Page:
The aforementioned attention placed on the performativity of parenthood also raised questions about the preservation of power and status. Several of the papers showed how access to parental models was important for the enhancement of authority in various contexts. Grout, for example, highlighted how clerical authors consciously utilised the paternal narrative voice in order to convey an authoritative tone in advice literature, while Sari emphasised the importance of Marian motherhood for reinforcing Isabelle de Villena’s authority as abbess of the Real Monasterio de la Trinidad of Valencia. The notion of motherhood as a means of accessing and displaying social, economic and political power came across strongly in Dr Richard McClary’s (University of Edinburgh) discussion of the architectural commissions of the royal women of the Seljuk dynasty. McClary highlighted how these women were able to circumvent their limited visibility at court by using their architectural commissions to make a prominent statement about their piety and wealth as the mothers of sultans. Access to power through the family was also central to Hanna Kilpi’s (University of Glasgow) discussion of familial relationships and Anglo-Norman charters. In her paper, Kilpi explored how the issue of charters by lesser aristocratic women under their parents’ names reveals the importance of lineage to female expressions of power in twelfth-century England.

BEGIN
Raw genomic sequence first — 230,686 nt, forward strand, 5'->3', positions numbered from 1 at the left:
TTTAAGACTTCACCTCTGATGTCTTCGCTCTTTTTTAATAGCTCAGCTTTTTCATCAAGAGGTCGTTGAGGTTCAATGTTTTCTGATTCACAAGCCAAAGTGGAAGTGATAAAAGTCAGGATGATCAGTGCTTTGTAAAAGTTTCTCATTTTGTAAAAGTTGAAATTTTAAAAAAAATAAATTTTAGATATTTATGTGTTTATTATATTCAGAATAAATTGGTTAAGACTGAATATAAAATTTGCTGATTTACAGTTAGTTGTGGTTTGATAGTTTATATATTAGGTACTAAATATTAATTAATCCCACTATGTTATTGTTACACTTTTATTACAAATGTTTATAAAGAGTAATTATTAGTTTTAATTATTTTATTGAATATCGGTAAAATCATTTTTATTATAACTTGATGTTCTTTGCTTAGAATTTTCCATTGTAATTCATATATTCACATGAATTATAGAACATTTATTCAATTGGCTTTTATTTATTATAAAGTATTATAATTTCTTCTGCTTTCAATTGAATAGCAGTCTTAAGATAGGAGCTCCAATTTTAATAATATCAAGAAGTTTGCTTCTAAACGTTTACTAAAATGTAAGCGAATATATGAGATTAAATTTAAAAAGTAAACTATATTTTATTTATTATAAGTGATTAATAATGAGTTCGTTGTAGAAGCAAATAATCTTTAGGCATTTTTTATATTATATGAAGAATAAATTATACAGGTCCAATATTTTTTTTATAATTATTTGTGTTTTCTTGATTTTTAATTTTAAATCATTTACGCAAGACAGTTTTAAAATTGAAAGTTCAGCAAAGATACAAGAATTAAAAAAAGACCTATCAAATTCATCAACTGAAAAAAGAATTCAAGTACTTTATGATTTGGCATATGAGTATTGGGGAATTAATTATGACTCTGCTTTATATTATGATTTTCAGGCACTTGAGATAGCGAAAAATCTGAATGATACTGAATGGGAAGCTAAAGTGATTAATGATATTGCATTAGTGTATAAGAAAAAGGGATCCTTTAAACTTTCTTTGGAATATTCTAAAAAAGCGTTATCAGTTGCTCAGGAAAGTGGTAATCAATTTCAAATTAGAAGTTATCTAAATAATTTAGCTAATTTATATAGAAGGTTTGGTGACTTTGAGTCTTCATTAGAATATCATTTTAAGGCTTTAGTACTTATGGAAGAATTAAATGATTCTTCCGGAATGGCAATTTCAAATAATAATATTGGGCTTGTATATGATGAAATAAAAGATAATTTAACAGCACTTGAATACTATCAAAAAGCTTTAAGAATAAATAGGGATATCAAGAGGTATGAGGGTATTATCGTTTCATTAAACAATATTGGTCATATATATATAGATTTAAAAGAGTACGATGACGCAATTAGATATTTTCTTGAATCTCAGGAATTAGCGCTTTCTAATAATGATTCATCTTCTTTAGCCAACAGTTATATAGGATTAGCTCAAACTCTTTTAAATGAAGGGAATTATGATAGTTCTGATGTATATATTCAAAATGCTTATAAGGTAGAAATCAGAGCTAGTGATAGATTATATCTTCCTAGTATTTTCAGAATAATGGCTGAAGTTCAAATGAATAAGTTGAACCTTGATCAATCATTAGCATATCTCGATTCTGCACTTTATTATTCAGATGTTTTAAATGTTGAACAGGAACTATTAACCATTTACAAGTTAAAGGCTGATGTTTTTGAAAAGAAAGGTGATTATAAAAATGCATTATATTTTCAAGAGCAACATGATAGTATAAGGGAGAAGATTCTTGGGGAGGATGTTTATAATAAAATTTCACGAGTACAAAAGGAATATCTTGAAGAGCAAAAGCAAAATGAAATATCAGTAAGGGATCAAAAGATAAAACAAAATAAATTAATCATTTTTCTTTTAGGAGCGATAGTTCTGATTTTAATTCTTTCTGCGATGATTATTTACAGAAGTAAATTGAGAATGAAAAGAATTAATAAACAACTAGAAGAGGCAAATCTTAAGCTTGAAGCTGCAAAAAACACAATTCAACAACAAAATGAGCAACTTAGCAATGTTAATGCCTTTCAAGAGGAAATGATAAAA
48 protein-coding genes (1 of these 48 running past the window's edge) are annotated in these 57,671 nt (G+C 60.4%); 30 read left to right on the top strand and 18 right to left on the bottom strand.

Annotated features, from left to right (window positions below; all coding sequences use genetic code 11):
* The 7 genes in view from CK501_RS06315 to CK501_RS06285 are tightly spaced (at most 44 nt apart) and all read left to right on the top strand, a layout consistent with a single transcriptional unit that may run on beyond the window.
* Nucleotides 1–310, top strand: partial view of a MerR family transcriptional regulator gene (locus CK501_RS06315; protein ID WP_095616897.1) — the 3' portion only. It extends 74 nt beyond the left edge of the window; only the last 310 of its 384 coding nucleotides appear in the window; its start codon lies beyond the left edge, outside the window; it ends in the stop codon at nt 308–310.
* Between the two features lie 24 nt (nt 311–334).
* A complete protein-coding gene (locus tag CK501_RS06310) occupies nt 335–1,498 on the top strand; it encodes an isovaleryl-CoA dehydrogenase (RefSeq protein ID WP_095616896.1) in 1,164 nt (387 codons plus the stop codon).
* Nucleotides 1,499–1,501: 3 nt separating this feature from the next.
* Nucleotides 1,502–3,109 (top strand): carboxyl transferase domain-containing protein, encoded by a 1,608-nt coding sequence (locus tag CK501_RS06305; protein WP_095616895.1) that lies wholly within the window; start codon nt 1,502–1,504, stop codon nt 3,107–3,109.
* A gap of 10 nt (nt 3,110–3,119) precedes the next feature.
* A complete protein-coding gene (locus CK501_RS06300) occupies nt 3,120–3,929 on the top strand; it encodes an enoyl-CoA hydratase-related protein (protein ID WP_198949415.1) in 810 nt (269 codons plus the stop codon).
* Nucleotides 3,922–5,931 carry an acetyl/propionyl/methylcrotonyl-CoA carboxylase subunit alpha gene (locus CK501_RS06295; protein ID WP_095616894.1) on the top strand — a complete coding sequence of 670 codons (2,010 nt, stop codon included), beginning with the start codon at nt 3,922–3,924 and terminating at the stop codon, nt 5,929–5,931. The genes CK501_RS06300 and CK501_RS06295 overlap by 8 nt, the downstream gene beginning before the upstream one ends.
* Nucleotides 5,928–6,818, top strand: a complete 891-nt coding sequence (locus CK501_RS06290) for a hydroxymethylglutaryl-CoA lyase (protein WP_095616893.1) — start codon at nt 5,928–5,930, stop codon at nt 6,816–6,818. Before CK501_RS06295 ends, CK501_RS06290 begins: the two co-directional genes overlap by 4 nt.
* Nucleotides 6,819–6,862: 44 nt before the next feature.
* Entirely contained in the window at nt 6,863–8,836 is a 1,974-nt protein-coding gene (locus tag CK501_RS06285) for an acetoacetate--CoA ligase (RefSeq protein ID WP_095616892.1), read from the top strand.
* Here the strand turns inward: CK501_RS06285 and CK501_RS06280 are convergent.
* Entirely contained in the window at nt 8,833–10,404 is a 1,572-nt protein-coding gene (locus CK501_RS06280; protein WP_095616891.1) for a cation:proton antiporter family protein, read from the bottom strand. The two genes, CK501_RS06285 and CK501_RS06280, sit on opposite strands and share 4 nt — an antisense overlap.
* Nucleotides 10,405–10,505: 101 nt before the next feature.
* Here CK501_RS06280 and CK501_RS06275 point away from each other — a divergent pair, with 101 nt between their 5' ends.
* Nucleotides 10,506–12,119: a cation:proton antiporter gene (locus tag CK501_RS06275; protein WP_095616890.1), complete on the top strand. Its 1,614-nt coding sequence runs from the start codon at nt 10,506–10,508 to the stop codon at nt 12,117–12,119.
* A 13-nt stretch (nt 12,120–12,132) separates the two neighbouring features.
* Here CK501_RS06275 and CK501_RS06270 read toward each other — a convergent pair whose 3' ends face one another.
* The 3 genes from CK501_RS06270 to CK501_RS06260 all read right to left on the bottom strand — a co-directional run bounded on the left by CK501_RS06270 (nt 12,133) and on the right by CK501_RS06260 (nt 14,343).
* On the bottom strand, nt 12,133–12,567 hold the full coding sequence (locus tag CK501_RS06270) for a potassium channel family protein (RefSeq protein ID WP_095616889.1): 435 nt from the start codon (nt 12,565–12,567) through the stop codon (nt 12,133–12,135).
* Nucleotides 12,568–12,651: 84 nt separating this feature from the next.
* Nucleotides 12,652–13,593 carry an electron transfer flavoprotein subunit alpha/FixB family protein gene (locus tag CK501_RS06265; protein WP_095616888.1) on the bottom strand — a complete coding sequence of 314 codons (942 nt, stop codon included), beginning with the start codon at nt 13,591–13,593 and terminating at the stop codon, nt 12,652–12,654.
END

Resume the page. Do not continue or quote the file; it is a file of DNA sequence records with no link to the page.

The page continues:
A more visceral take on the power of blood ties was provided by Grace Timperley’s (University of Manchester) consideration of inheritance romance narratives. Focusing on instances of bloodshed, Timperley emphasised the transformative nature of acts of violence against children in these texts, which sever the protagonist from his family and birth rights and induct him into the adult, martial world, where he emerges as a hero. Anxiety surrounding lineage and bloodlines was also central to Kathy Hardman’s (University of California, Riverside) discussion of childlessness in Chaucer’s Troilus and Criseyde and at the court Richard II. By comparing Chaucer’s version of the story to Boccaccio’s text, Hardman highlighted how the positive presentation of Criseyde’s childlessness by Boccaccio is completely lacking in Chaucer’s Middle English adaptation. Although careful not to read Chaucer’s text as a direct commentary on the political circumstances of Richard’s reign, Hardman nonetheless used the comparison between literature and reality to highlight pertinent and widespread social anxieties surrounding lineage and futurity in late medieval England.